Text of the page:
Saturday, June 29, 2013

Lightning Strike


I was at work Wednesday taking my CPR class when someone mentioned a lightning strike earlier that morning. Lightning strikes are fairly common in Florida and I know of at least one police car that has been hit in the past few years. It turns out this time, the strike that made headlines was a friend of mine riding his motorcycle, a police Harley Road King. The officer ended up spending the night at the hospital.

From the Citizen:

BY ADAM LINHARDT Citizen Staff


alinhardt@keysnews.com

The lightning bolt made a Taser feel like an ant bite.

That's how Key West Police Department motorcycle patrolman Deglys Chavarria described the strike that hit him after apparently bouncing off a nearby sailboat Wednesday on North Roosevelt Boulevard.

"There was a big flash that came right out of the handlebars that knocked my hands off," Chavarria said Thursday afternoon from his room at Lower Keys Medical Center. "There was a small pause, and then my adrenaline got going and I looked at the newspaper lady I was just talking to -- her face, she had this look -- and I knew I had to get the bike out of the street."

Somehow the 27-year-old on-duty officer kept his motorcycle upright and moved it near the sidewalk at the Shell Station at Palm Avenue and First Street.

Out of traffic, he quickly checked to make sure he still had all his digits, and then "searing pain ran from my shoulder all the way down to my seat."

Chavarria found a way to chuckle about it.

"The ironic part is I was on my way to the station to get my patrol car because of the weather," he said.

The officer was awaiting MRI scans after being under observation for 24 hours, but hoped to be out of the hospital by Thursday evening and back to work soon.

"My vitals are fine," Chavarria said. "They've had a heart monitor hooked up to me since I got here. Everything is good so far. I just want to get back to work."

He was happy to apparently be OK.

"I'm very, very fortunate and grateful to everyone who stopped and helped," Chavarria said. "The (Citizen) hawker who helped me and everyone who came out of the gas station and the drivers who stopped; it was very reassuring. Really awesome."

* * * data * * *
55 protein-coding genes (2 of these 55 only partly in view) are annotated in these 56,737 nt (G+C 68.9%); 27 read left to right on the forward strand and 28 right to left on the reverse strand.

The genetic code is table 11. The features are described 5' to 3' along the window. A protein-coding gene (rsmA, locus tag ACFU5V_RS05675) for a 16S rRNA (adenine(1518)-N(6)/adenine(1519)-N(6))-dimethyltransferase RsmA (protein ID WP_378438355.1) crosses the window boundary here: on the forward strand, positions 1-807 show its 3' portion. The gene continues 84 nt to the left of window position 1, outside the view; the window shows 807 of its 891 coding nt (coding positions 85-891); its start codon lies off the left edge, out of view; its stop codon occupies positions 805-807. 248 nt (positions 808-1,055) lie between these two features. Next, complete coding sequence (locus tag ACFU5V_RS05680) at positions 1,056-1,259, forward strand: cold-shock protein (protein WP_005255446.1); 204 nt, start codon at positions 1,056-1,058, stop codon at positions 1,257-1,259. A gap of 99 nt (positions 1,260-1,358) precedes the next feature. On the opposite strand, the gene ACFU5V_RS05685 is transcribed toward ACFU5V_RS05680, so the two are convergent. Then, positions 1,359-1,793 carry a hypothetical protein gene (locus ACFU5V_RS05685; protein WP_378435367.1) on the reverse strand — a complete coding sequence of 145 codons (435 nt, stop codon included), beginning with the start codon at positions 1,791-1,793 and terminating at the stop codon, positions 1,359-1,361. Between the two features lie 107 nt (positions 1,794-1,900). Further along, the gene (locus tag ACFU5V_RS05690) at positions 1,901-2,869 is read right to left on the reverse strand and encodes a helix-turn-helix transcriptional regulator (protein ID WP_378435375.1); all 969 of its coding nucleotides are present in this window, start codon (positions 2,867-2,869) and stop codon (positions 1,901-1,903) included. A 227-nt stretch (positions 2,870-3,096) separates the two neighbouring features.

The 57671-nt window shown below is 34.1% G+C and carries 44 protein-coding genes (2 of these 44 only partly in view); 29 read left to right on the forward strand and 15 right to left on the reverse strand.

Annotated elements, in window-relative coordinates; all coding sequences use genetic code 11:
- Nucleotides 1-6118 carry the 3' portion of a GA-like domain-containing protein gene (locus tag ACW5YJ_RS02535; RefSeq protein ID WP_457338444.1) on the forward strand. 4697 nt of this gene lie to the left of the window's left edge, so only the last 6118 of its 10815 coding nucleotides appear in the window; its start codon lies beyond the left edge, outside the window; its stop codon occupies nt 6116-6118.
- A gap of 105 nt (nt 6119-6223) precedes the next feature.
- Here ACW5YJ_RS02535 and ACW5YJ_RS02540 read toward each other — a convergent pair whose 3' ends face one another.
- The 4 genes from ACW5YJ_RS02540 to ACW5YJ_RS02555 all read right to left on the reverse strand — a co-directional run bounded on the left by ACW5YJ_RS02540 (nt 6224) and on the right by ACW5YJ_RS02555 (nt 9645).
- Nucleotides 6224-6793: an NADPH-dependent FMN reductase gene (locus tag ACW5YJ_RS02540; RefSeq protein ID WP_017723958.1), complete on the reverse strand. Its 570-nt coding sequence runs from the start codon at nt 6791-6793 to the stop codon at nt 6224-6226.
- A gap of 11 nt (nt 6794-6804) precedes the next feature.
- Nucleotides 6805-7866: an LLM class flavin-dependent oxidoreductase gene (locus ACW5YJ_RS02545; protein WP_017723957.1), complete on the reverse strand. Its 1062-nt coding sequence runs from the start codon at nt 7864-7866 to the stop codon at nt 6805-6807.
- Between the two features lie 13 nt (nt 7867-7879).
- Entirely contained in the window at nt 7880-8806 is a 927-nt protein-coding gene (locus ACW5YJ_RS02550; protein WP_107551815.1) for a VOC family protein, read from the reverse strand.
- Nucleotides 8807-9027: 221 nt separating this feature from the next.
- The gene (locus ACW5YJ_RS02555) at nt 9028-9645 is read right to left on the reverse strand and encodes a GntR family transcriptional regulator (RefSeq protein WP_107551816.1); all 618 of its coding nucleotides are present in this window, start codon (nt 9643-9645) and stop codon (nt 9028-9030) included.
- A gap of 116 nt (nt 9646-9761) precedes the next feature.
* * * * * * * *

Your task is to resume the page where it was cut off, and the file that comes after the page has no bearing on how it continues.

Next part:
The hawker was Lou Ann Carnell, who described a flash of light so close she turned her head away

Chavarria is an active Police Athletic League officer who has been a visible volunteer at many youth activities in the past few years.

"I didn't get any superpowers, that's for sure," he said of the lightning strike, laughing.

Chavarria, who was a police Explorer in high school, started at the Key West Police Department as a dispatcher in 2005 before becoming an officer in 2009, said police spokeswoman Alyson Crean. He's a native of Nicaragua who grew up in Key West.

Meanwhile, also Wednesday, a construction worker in Naples, Fla., died at the scene after being struck by lightning while climbing down scaffolding, according to The Associated Press.

The National Weather Service has recorded two fatal lightning strikes in Florida so far this year. The state led the country in such deaths last year, with five, AP says.



It was a few years ago that Deglys and I rode over to the DMV in Marathon where he took, and passed his motorcycle endorsement test. He was a dispatcher at the time and waiting for his citizenship papers to arrive. He was born in Nicaragua but came to the US with his parents as an infant and became a US citizen. He joined the explorers a decade ago and policing has been in his blood, so I was not surprised when he quit dispatching to beocme an officer, which is known as "going on the road," in the police station.


He talked about riding all the time so I wasn't surprised when he applied for the traffic officer position and was trained to ride a Road King for the department. I don't think he will be off the road for long, lightning strike or no.


In the event of a thunderstorm the general advice in south Florida is to get out of the water and take cover. A car is considered an excellent Faraday Cage to safely dissipate lightning's electrical power but a motorcycle I figured would be neutral, especially as it runs on insulating rubber...I guess I was wrong! Live and learn and I'm grateful to Deglys for another lesson learned -half my age and twice as smart.